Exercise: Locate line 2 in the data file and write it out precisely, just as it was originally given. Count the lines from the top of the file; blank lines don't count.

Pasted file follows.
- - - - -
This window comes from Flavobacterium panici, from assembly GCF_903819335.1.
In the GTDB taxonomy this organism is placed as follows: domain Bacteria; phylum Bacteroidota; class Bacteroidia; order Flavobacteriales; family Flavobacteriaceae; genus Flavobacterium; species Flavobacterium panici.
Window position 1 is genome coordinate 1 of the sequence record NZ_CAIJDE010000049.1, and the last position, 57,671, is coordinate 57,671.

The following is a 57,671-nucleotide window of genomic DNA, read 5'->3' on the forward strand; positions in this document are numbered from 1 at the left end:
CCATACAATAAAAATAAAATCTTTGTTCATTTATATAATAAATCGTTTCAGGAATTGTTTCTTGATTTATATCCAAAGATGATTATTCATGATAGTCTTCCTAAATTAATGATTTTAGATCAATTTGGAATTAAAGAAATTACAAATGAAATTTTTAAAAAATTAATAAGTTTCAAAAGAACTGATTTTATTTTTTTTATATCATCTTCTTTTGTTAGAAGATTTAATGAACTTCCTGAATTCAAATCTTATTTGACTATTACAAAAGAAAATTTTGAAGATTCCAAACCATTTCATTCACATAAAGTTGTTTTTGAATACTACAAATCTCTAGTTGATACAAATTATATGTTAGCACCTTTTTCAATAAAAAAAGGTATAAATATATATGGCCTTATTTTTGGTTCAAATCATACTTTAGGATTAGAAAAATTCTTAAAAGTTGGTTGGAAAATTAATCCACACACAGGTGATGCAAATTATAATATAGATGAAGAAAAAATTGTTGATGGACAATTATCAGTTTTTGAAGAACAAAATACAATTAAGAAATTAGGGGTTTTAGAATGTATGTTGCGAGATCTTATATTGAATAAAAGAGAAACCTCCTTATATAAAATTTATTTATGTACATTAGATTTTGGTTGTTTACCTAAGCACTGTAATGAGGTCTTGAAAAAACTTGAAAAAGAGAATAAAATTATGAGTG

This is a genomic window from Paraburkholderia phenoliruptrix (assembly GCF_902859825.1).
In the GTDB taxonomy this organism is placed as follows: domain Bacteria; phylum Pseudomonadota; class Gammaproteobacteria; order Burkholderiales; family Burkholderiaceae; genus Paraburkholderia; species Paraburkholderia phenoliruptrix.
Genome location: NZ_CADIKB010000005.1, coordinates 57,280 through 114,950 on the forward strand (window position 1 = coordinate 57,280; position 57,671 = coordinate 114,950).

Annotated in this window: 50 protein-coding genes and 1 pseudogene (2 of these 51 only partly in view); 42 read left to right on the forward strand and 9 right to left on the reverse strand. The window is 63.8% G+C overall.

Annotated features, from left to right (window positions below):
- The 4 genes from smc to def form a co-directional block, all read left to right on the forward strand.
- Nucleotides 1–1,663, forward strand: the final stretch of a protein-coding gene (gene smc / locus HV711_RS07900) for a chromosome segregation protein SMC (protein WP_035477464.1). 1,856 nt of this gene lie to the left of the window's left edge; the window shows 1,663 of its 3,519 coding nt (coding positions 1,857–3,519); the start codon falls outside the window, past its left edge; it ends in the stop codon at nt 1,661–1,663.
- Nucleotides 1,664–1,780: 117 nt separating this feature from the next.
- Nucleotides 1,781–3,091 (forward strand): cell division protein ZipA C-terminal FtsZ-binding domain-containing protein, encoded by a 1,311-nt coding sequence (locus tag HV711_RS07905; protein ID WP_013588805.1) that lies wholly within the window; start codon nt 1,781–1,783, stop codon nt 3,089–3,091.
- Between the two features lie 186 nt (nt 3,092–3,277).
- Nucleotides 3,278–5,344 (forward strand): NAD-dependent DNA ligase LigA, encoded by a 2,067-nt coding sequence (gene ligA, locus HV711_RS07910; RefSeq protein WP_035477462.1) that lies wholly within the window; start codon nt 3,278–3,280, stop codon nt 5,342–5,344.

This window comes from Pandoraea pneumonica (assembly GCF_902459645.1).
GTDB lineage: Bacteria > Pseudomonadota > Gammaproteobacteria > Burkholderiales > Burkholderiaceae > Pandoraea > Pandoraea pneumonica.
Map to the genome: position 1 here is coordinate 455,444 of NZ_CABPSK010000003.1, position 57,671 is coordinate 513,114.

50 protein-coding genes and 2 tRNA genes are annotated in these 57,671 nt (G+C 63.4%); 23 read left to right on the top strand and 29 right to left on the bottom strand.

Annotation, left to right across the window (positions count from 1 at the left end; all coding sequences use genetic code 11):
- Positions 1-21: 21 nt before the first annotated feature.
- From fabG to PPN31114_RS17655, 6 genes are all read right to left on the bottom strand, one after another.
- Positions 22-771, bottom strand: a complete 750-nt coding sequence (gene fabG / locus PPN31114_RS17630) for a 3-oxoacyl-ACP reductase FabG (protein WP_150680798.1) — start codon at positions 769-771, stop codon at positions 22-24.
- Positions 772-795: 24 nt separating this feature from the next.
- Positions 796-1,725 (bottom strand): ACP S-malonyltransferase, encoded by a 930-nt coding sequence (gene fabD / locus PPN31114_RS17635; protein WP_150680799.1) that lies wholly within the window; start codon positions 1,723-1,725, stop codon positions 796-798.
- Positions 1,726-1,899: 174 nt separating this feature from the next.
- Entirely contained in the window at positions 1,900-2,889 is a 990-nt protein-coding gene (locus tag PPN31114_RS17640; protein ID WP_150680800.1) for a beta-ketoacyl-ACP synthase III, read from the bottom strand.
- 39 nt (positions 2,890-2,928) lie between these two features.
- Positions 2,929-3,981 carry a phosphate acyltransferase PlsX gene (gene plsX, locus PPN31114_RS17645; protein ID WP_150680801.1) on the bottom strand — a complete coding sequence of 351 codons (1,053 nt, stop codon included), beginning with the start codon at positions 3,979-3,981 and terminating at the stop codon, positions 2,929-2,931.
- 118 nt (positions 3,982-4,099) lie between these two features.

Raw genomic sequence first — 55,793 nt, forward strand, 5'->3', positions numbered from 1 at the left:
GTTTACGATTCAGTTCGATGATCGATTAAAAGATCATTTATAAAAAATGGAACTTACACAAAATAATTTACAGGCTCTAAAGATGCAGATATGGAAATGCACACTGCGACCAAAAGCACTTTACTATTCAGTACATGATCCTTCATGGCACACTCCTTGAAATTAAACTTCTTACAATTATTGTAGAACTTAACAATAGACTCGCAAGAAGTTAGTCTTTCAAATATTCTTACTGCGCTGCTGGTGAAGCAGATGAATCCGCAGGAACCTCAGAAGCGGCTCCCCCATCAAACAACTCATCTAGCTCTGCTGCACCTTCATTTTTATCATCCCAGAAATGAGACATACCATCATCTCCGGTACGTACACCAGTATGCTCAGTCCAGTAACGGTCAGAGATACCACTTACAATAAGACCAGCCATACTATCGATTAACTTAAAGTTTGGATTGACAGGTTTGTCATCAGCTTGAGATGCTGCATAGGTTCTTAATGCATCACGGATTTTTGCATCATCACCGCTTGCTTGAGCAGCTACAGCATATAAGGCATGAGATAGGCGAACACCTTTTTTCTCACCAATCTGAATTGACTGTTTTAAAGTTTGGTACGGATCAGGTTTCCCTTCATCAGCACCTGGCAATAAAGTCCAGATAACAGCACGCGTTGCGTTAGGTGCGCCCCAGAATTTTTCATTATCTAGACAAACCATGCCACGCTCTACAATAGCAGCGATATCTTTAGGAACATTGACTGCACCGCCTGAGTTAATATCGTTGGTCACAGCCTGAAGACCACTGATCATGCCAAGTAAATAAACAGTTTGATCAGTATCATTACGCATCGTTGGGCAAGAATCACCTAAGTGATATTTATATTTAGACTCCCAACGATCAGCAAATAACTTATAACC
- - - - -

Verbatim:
In the GTDB taxonomy this organism is placed as follows: domain Bacteria; phylum Bacteroidota; class Bacteroidia; order Flavobacteriales; family Flavobacteriaceae; genus Flavobacterium; species Flavobacterium panici.